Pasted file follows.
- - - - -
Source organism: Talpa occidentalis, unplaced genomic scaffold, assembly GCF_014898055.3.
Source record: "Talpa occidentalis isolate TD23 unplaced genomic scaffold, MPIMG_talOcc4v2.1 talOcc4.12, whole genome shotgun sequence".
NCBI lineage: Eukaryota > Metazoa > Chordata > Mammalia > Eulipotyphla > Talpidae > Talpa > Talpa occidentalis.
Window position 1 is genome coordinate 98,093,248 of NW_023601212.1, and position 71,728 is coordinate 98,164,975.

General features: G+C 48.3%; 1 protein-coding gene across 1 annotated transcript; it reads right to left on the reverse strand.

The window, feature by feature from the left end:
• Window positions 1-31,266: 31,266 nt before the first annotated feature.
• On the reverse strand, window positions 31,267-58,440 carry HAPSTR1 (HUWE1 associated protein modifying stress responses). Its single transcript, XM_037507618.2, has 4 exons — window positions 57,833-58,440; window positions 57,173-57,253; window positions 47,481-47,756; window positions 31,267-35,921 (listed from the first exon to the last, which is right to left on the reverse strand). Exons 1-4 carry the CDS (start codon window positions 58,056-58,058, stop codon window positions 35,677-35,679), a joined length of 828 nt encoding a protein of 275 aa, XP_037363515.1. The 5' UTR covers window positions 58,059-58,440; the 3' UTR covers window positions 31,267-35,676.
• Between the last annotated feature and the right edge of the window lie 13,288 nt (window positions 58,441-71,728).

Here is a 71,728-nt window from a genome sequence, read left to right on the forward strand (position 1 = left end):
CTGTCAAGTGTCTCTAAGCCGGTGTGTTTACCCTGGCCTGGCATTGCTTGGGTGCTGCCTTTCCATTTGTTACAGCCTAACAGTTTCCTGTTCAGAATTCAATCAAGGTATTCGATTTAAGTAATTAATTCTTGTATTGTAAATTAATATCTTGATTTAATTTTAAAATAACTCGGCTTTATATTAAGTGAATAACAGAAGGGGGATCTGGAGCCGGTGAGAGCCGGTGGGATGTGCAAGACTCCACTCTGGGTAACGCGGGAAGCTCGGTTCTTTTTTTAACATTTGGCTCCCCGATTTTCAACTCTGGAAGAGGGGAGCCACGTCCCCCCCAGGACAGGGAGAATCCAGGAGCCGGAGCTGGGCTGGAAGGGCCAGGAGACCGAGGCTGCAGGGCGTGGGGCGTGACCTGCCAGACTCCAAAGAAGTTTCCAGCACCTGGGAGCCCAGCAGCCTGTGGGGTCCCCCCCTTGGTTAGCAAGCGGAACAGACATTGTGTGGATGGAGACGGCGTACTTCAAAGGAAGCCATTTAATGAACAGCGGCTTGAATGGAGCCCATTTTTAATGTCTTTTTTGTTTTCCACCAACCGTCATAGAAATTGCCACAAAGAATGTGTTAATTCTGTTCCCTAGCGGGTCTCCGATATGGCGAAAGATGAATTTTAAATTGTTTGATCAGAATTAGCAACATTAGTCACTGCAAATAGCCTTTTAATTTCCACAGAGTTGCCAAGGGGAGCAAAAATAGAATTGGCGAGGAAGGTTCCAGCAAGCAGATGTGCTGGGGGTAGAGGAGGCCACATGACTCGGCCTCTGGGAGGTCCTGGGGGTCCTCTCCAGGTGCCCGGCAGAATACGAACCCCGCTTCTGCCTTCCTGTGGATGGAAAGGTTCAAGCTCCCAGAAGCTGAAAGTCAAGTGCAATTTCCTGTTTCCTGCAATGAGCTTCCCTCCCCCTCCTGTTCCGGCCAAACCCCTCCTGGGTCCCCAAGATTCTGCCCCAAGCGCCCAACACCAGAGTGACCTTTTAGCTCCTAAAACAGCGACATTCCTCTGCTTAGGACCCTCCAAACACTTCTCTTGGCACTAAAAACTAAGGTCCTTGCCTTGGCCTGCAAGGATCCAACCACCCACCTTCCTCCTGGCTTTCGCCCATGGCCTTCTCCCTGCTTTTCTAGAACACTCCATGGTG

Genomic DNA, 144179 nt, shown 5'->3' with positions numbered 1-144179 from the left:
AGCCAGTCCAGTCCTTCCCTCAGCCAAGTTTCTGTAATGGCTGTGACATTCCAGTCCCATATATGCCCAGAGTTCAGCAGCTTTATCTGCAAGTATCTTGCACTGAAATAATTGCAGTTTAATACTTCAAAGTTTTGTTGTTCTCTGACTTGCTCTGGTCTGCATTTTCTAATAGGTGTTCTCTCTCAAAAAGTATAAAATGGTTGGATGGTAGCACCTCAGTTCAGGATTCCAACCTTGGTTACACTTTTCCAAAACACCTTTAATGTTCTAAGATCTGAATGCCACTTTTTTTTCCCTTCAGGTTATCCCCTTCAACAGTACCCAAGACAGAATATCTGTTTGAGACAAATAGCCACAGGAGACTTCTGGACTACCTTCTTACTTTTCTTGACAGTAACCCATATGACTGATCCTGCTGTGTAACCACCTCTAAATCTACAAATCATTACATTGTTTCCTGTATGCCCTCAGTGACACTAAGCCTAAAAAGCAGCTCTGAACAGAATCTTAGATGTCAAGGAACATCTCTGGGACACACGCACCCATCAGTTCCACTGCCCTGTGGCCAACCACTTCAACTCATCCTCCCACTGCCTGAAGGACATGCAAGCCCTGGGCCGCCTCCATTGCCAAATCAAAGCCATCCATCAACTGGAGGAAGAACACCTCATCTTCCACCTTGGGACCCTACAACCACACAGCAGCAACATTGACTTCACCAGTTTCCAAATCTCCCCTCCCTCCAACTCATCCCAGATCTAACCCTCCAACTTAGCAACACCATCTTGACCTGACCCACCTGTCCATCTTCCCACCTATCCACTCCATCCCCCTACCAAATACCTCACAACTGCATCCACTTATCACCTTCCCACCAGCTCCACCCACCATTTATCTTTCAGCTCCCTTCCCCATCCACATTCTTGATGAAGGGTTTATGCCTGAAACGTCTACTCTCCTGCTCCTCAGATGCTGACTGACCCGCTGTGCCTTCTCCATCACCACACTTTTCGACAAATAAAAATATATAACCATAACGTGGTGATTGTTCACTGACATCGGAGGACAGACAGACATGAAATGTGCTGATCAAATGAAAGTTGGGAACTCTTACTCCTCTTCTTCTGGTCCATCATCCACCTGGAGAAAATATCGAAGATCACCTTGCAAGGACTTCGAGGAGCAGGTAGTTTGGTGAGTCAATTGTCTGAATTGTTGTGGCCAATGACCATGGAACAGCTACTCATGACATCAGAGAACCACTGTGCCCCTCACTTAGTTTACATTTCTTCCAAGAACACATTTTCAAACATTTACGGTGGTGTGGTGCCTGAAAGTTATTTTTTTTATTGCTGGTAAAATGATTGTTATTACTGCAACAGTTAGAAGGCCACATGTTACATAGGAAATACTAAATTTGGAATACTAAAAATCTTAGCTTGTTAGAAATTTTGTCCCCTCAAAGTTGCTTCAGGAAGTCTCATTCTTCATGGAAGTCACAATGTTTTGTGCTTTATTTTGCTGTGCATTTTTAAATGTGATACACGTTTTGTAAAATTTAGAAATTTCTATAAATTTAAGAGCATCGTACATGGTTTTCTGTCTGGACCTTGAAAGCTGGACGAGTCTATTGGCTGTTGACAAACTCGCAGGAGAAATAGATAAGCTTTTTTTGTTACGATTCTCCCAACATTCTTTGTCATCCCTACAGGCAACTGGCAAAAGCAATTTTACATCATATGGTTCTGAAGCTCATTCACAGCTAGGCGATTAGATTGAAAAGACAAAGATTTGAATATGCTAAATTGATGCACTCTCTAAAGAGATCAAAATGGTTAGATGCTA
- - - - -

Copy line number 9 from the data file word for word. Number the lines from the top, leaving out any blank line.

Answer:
• Between the last annotated feature and the right edge of the window lie 13,288 nt (window positions 58,441-71,728).